Senate Candidates for Colorado Senator Election Race



Democratic Presidential Caucuses - March 1, 2016
Election Day - November 8, 2016

State Primary - June 28, 2016

Colorado Senatorial Candidates 2016

Colorado Senator Candidates
Colorado Senator Candidates

Colorado Senate Race for Election 2016

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Colorado Senate Candidates - Announced, Potential, and Rumored Senatorial Candidates

Republican Senate candidates from Colorado are:

Republican Senate candidates from Colorado are:

Michael Bennet (D)
Robert Blaha (R)
Dan Caplis (R)
Charlie Ehler (R) - Tea Party Activist
Jerry Eller (R)
Ryan Frazier (R)
Darryl Glenn (R)
Jack Graham (R)
Tom Janich (R)
Jon Keyser (R)
Michael Kinlaw (R)
Peg Littleton (R)
Greg Lopez (R)
Jerry Natividad (R)
Tim Neville (R)
Donald Rosier (R)
Gary Swing (Boiling Frog)
Arn Menconi (Green)
Gaylon Kent (Libertarian)
Lily Williams (Libertarian)
Bill Hammons (Unity)

Candidates for Congress 2016

Colorado Congress Candidates
Colorado Congressional Candidates

A list of Colorado Candidates for Congress are listed below by congressional district.

District 1:
Diana DeGette (D)
Chuck Norris (D)
Casper Stockham (R)

District 2:
Jared Polis (D)
Nic Morse (R)

District 3:
Scott Tipton (R)
Alex Beinstein (R)
Jim Fritz (Write-In)

District 4:
Ken Buck (R)
Larry Johnson (D)
Bob Seay (D)

District 5:
Doug Lamborn (R)
Bentley Rayburn (R)

District 6:
Mike Coffman (R)
Kyle Bradell (R)
Morgan Carroll (D)
Perry Haney (D)

District 7:
Ed Perlmutter (D)
Bruce Baker (R)

History of Colorado. Information that every Colorado Election Candidates for US Senate Should Know:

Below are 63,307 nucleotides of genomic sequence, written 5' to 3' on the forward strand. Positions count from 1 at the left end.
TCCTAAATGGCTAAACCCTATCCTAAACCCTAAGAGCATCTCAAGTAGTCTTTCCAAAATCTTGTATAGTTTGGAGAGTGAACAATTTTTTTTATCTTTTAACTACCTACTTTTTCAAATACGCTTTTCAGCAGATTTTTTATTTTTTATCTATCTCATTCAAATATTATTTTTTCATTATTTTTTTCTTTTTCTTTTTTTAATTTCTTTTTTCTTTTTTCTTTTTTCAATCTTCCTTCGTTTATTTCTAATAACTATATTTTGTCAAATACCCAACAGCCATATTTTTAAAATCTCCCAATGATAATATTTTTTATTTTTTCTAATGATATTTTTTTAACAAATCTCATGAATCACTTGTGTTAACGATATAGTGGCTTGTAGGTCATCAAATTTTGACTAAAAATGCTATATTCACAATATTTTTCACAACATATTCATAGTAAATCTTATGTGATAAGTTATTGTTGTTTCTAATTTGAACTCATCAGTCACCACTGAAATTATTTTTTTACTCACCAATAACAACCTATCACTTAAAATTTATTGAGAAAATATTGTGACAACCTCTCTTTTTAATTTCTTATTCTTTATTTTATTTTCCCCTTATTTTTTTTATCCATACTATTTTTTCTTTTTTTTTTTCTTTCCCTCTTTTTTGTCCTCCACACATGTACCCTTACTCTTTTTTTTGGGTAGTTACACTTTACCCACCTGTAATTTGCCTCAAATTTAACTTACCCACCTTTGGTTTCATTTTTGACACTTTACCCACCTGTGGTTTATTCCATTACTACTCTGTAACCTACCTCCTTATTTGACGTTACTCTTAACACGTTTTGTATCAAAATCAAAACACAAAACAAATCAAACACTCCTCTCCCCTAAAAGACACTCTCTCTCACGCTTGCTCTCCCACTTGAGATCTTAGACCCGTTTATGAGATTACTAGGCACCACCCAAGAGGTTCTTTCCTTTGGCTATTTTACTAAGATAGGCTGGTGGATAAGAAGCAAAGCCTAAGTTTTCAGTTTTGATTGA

The climate of Colorado is a humid subtropical climate in some of the lower elevations, primarily in the southwestern portion of the state, along with parts of the Eastern Panhandle east of the Appalachians with hot, humid summers and milder winters. The rest of the state generally has a humid continental climate with warm to hot, humid summers and cool to cold winters, increasing in severity with elevation. Some southern highland areas also have a mountain temperate climate where winter temperatures are more moderate and summer temperatures are somewhat cooler. However, the weather is subject in all parts of the state to change. The hardiness zones range from zone 5b in the central Appalachian mountains to zone 7a in the warmest parts of the lowest elevations. In the Eastern Panhandle and the Ohio River Valley, temperatures are warm enough to see and grow subtropical plants such as Southern magnolia, Crepe Myrtle, Albizia julibrissin, American Sweetgum and even the occasional needle palm and sabal minor. These plants do not thrive as well in other parts of the state. The Eastern prickly pear grows well in many portions of the state.


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